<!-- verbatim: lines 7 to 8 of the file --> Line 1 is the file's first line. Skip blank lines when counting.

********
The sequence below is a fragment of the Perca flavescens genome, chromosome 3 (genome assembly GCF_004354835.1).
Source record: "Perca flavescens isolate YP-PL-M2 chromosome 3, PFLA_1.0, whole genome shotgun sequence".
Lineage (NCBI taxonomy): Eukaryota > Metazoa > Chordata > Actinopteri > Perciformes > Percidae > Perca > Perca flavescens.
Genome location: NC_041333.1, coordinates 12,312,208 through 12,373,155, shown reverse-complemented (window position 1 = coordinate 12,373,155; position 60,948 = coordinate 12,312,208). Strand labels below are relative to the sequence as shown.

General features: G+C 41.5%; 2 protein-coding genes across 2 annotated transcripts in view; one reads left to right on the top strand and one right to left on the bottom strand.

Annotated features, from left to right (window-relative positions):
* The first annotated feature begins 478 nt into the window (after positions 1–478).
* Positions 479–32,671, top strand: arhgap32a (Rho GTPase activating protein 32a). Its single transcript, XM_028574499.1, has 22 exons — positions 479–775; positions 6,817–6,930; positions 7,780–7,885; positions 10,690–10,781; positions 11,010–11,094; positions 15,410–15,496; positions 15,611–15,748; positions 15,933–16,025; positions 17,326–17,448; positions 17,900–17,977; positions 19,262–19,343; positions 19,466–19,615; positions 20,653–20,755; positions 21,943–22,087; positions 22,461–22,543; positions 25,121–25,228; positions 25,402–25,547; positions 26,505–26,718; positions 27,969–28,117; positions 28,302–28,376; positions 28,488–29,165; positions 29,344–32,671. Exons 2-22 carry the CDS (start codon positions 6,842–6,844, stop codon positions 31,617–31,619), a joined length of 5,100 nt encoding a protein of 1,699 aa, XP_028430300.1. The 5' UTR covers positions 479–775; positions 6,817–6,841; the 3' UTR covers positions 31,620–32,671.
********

* The first annotated feature begins 478 nt into the window (after positions 1–478).
* Positions 479–32,671, top strand: arhgap32a (Rho GTPase activating protein 32a). Its single transcript, XM_028574499.1, has 22 exons — positions 479–775; positions 6,817–6,930; positions 7,780–7,885; positions 10,690–10,781; positions 11,010–11,094; positions 15,410–15,496; positions 15,611–15,748; positions 15,933–16,025; positions 17,326–17,448; positions 17,900–17,977; positions 19,262–19,343; positions 19,466–19,615; positions 20,653–20,755; positions 21,943–22,087; positions 22,461–22,543; positions 25,121–25,228; positions 25,402–25,547; positions 26,505–26,718; positions 27,969–28,117; positions 28,302–28,376; positions 28,488–29,165; positions 29,344–32,671. Exons 2-22 carry the CDS (start codon positions 6,842–6,844, stop codon positions 31,617–31,619), a joined length of 5,100 nt encoding a protein of 1,699 aa, XP_028430300.1. The 5' UTR covers positions 479–775; positions 6,817–6,841; the 3' UTR covers positions 31,620–32,671.